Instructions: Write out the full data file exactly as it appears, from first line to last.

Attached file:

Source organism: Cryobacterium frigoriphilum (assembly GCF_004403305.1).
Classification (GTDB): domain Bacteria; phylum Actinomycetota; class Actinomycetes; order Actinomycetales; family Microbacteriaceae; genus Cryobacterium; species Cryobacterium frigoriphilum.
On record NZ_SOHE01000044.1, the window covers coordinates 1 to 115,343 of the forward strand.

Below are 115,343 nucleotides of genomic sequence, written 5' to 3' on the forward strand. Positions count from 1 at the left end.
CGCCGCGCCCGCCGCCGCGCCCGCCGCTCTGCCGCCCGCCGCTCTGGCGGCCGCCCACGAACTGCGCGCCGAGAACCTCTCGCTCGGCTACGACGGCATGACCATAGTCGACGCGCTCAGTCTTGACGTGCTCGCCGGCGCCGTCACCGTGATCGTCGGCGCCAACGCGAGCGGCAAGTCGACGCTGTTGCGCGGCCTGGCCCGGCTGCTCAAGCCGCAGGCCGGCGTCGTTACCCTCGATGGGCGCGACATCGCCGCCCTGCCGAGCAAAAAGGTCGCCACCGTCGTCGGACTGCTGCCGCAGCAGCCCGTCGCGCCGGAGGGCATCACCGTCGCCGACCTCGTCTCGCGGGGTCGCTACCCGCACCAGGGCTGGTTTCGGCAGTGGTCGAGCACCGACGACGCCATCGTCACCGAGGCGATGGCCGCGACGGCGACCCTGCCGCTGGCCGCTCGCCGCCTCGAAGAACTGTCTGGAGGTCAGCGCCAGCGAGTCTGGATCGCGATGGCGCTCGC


Source organism: Cryobacterium frigoriphilum (assembly GCF_004403305.1).
Classification (GTDB): domain Bacteria; phylum Actinomycetota; class Actinomycetes; order Actinomycetales; family Microbacteriaceae; genus Cryobacterium; species Cryobacterium frigoriphilum.
On record NZ_SOHE01000044.1, the window covers coordinates 1 to 115,343 of the forward strand.

Below are 115,343 nucleotides of genomic sequence, written 5' to 3' on the forward strand. Positions count from 1 at the left end.
CGCCGCGCCCGCCGCCGCGCCCGCCGCTCTGCCGCCCGCCGCTCTGGCGGCCGCCCACGAACTGCGCGCCGAGAACCTCTCGCTCGGCTACGACGGCATGACCATAGTCGACGCGCTCAGTCTTGACGTGCTCGCCGGCGCCGTCACCGTGATCGTCGGCGCCAACGCGAGCGGCAAGTCGACGCTGTTGCGCGGCCTGGCCCGGCTGCTCAAGCCGCAGGCCGGCGTCGTTACCCTCGATGGGCGCGACATCGCCGCCCTGCCGAGCAAAAAGGTCGCCACCGTCGTCGGACTGCTGCCGCAGCAGCCCGTCGCGCCGGAGGGCATCACCGTCGCCGACCTCGTCTCGCGGGGTCGCTACCCGCACCAGGGCTGGTTTCGGCAGTGGTCGAGCACCGACGACGCCATCGTCACCGAGGCGATGGCCGCGACGGCGACCCTGCCGCTGGCCGCTCGCCGCCTCGAAGAACTGTCTGGAGGTCAGCGCCAGCGAGTCTGGATCGCGATGGCGCTCGC